I love getting mail. One of my readers, Marc Straus, asked me why I was so confident President Bush will win re-election. I sent him back a reply, then decided I should post my argument here, as well.
I predict a 55% to 43% Bush victory; there are a lot of reasons to be optimistic.
I'll put up another post between now and the election about why the numbers will be this high, but basically, it comes down to three factors; Key Issues, Strength-of-Support, and Turnout.
First, Key Issues. There's a lot of chatter, but over the past two years, people have clearly said over and over they really only wonder about three big issues: The Economy, Iraq, and the War on Terror. The Economy was weak last year, but has been steadily growing for a long time. Notice how the Democrats have had to progressively back off their talk about Recession, then about no new jobs, then they finally resorted to statistics, trying to get people to stop thinking things are good. That's not a winning hand. Next, things in Iraq have really settled down since May, with the Handover of Sovereignty and the coming elections, and the news that the Sadr Militia is disbanding. Then there's Terrorism. Kerry somehow still doesn't get it, to the point that he talks about the #1 issue with voters, as a "nuisance". All of these work to Bush's advantage.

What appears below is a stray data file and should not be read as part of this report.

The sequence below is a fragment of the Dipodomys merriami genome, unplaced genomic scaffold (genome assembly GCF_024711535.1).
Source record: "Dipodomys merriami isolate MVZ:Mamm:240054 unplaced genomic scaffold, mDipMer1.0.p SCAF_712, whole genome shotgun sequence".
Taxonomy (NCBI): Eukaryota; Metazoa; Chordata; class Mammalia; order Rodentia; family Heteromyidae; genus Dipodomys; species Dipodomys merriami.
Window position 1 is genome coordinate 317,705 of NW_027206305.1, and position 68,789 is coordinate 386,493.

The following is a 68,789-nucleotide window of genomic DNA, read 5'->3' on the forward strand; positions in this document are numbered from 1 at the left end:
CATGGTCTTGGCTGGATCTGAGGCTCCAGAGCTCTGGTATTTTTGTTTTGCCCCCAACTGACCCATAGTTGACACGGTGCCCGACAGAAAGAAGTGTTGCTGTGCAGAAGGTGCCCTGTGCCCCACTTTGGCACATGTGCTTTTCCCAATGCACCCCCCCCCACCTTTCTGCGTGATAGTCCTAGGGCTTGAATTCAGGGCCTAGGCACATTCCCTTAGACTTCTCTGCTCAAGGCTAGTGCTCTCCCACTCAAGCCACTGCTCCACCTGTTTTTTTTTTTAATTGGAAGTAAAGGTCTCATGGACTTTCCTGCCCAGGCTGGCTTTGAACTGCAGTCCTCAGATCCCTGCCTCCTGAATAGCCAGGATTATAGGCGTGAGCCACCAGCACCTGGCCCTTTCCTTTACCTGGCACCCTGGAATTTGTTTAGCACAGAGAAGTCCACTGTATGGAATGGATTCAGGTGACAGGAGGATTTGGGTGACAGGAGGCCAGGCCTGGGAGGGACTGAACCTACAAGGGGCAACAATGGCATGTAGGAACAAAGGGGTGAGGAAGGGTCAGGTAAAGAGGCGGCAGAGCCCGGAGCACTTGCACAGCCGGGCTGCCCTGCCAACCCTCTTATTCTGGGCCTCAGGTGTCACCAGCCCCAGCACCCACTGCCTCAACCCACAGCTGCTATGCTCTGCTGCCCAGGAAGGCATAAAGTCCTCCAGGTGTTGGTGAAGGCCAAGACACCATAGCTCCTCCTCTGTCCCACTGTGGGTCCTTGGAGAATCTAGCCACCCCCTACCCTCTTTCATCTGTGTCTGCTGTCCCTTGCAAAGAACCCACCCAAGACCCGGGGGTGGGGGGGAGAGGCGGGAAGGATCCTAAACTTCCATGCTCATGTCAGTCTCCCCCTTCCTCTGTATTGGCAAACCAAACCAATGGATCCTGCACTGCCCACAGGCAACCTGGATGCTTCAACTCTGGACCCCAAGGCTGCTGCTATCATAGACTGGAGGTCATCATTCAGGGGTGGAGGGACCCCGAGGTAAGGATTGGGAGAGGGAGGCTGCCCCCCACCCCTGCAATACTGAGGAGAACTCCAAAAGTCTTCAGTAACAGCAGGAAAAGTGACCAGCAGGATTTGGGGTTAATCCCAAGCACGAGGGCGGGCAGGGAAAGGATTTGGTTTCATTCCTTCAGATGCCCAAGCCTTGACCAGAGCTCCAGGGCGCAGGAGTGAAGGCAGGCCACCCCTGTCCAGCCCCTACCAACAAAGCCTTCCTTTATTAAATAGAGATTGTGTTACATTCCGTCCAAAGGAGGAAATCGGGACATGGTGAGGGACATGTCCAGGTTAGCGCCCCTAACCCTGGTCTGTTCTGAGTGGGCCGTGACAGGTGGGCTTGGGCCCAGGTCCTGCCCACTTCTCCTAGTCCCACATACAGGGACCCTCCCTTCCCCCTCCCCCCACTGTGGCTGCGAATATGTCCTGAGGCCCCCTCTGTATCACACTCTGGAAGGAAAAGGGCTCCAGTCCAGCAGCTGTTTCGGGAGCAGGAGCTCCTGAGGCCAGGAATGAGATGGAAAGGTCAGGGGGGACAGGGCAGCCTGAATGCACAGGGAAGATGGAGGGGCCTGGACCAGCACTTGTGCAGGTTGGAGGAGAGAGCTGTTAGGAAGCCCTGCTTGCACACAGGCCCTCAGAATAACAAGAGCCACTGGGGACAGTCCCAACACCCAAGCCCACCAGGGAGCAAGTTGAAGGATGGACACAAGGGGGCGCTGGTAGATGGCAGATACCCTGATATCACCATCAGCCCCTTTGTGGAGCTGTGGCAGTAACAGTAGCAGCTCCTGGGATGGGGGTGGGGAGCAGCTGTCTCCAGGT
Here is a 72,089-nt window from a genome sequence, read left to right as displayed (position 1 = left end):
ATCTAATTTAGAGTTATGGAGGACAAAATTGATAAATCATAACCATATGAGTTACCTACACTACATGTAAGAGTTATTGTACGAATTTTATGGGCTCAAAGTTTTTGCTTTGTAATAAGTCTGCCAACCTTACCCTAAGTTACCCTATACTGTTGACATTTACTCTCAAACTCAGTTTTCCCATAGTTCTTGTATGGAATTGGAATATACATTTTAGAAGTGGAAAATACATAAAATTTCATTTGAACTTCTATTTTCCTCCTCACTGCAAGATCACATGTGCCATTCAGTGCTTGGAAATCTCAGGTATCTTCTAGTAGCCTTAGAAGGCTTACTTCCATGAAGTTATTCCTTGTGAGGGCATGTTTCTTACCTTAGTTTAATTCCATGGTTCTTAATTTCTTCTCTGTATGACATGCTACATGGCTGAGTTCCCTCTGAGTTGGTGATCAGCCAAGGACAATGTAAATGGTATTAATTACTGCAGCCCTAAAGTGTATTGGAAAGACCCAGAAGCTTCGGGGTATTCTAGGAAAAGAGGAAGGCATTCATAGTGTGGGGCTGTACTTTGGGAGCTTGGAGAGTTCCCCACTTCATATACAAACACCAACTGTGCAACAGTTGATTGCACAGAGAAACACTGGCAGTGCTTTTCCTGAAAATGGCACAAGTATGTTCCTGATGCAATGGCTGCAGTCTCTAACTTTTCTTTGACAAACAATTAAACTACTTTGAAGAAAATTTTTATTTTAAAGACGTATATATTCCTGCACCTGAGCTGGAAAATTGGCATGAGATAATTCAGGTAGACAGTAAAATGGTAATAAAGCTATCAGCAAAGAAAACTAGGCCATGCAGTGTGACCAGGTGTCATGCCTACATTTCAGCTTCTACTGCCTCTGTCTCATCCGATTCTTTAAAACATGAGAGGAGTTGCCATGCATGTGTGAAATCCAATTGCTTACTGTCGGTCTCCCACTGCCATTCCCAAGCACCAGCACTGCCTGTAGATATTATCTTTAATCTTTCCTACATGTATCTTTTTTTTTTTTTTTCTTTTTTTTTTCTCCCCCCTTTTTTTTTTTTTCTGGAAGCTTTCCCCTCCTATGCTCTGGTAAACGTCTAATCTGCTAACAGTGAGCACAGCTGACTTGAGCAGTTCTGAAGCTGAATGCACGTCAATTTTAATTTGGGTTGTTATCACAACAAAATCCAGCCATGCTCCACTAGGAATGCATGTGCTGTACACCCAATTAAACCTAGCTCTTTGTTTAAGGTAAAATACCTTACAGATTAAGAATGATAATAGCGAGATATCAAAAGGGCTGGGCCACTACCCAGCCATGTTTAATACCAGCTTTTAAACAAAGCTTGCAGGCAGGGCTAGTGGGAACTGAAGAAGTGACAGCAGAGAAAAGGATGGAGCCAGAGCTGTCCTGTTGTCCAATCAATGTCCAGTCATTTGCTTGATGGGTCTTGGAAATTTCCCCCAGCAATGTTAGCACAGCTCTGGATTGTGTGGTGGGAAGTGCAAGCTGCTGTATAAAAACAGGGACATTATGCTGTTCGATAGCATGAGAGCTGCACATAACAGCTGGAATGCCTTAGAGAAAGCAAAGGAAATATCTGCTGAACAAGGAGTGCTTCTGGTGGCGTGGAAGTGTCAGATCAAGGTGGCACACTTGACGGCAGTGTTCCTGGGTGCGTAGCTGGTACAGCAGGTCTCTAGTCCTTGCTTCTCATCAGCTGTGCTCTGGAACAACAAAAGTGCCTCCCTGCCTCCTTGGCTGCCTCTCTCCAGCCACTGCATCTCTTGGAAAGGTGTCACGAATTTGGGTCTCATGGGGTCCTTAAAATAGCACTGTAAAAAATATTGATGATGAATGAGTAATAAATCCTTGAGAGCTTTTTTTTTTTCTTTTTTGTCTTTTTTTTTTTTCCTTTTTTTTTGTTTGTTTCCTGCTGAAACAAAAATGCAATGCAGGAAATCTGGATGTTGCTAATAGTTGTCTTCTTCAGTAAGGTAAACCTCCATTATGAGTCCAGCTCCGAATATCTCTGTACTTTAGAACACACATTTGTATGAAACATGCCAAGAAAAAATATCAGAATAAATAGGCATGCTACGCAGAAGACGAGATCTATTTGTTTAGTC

Now, about Strength-of-Support. Even when Kerry had a lead this summer, I noticed that his internals showed his voters weren't hard-core, but soft, while the President's support has always been concentrated, very focused. Kerry never got around to specifics in his plans, and his attacks on Bush ran only on emotion; even with all the attention, there was never a scrap of substance to them, so Kerry also became seen as a man attacking a strong President. Strong enough, that even after a poor first debate, Bush was seen as a more decisive leader, and a better man in a crisis. That keeps things going in the same direction.
Then there's turnout. A lot of people talk about the 48-60% turnout, but few people pay attention to what causes the dropoff. In the end, the fact is that most people don't think much about elections, especially since most voters only show up for Presidential and Congressional elections. It's not routine, it means getting registered, then remembering to find out where and when to vote, and if you don't vote early (most people don't), then you have to remember to make extra time on one day to go to a place you have likely not been before. Basically, people only turn out in big numbers when they are really excited by a candidate, or they are really mad at his opponent. Simply put, Kerry is not exciting to very many people, but Dubya is, and more, Kerry has said the same things for so long, it doesn't really charge people up. But the attacks on Bush, especially the lies told, have revved up the Bush people.
Put it all together, and yes, I'm comfortable with the idea that President will put up big numbers. Actually, President Bush had the chance for some really big numbers, but he is not as eloquent as Reagan, and the media has slammed him pretty good. But with a good economy and a decent foreign policy, 55% is not unreasonable.
Thanks to Marc for his question, and to all of you for reading, and your comments! Alternative opinions are also welcome, but I'd like to see your reasoning, as well.